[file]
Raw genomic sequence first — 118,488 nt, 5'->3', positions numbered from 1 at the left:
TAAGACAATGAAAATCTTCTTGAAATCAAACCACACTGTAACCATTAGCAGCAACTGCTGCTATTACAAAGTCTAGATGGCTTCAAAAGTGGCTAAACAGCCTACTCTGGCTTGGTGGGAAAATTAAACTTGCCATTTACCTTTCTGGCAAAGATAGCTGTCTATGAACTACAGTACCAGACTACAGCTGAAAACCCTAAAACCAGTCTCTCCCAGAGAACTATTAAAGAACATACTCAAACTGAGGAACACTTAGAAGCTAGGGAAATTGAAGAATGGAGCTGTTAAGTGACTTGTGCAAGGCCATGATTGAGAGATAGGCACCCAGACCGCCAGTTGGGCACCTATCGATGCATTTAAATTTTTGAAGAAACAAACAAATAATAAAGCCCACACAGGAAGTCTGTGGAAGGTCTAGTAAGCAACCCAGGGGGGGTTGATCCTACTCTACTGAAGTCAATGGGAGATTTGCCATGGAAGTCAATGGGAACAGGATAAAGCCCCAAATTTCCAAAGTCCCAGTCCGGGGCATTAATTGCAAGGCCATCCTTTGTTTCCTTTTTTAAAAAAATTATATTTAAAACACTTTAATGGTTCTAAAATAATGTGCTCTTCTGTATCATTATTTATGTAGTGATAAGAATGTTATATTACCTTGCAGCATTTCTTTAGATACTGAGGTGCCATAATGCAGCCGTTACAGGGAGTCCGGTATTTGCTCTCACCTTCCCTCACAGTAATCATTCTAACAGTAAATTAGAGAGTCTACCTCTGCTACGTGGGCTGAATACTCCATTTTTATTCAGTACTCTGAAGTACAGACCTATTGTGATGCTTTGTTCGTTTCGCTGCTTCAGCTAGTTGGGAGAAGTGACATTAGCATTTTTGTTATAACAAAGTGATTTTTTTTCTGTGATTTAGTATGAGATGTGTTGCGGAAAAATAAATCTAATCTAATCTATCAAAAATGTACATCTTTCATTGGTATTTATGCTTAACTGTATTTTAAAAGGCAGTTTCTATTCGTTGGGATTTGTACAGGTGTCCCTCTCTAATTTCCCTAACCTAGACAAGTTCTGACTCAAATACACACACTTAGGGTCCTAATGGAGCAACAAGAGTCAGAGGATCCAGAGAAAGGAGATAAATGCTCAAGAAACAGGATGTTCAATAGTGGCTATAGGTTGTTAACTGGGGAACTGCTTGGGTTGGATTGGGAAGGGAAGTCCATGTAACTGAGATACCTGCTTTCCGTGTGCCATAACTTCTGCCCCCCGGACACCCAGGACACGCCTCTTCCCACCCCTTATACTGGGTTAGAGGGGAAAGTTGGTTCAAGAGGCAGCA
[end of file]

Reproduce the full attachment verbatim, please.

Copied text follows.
Raw genomic sequence first — 118,488 nt, 5'->3', positions numbered from 1 at the left:
TAAGACAATGAAAATCTTCTTGAAATCAAACCACACTGTAACCATTAGCAGCAACTGCTGCTATTACAAAGTCTAGATGGCTTCAAAAGTGGCTAAACAGCCTACTCTGGCTTGGTGGGAAAATTAAACTTGCCATTTACCTTTCTGGCAAAGATAGCTGTCTATGAACTACAGTACCAGACTACAGCTGAAAACCCTAAAACCAGTCTCTCCCAGAGAACTATTAAAGAACATACTCAAACTGAGGAACACTTAGAAGCTAGGGAAATTGAAGAATGGAGCTGTTAAGTGACTTGTGCAAGGCCATGATTGAGAGATAGGCACCCAGACCGCCAGTTGGGCACCTATCGATGCATTTAAATTTTTGAAGAAACAAACAAATAATAAAGCCCACACAGGAAGTCTGTGGAAGGTCTAGTAAGCAACCCAGGGGGGGTTGATCCTACTCTACTGAAGTCAATGGGAGATTTGCCATGGAAGTCAATGGGAACAGGATAAAGCCCCAAATTTCCAAAGTCCCAGTCCGGGGCATTAATTGCAAGGCCATCCTTTGTTTCCTTTTTTAAAAAAATTATATTTAAAACACTTTAATGGTTCTAAAATAATGTGCTCTTCTGTATCATTATTTATGTAGTGATAAGAATGTTATATTACCTTGCAGCATTTCTTTAGATACTGAGGTGCCATAATGCAGCCGTTACAGGGAGTCCGGTATTTGCTCTCACCTTCCCTCACAGTAATCATTCTAACAGTAAATTAGAGAGTCTACCTCTGCTACGTGGGCTGAATACTCCATTTTTATTCAGTACTCTGAAGTACAGACCTATTGTGATGCTTTGTTCGTTTCGCTGCTTCAGCTAGTTGGGAGAAGTGACATTAGCATTTTTGTTATAACAAAGTGATTTTTTTTCTGTGATTTAGTATGAGATGTGTTGCGGAAAAATAAATCTAATCTAATCTATCAAAAATGTACATCTTTCATTGGTATTTATGCTTAACTGTATTTTAAAAGGCAGTTTCTATTCGTTGGGATTTGTACAGGTGTCCCTCTCTAATTTCCCTAACCTAGACAAGTTCTGACTCAAATACACACACTTAGGGTCCTAATGGAGCAACAAGAGTCAGAGGATCCAGAGAAAGGAGATAAATGCTCAAGAAACAGGATGTTCAATAGTGGCTATAGGTTGTTAACTGGGGAACTGCTTGGGTTGGATTGGGAAGGGAAGTCCATGTAACTGAGATACCTGCTTTCCGTGTGCCATAACTTCTGCCCCCCGGACACCCAGGACACGCCTCTTCCCACCCCTTATACTGGGTTAGAGGGGAAAGTTGGTTCAAGAGGCAGCA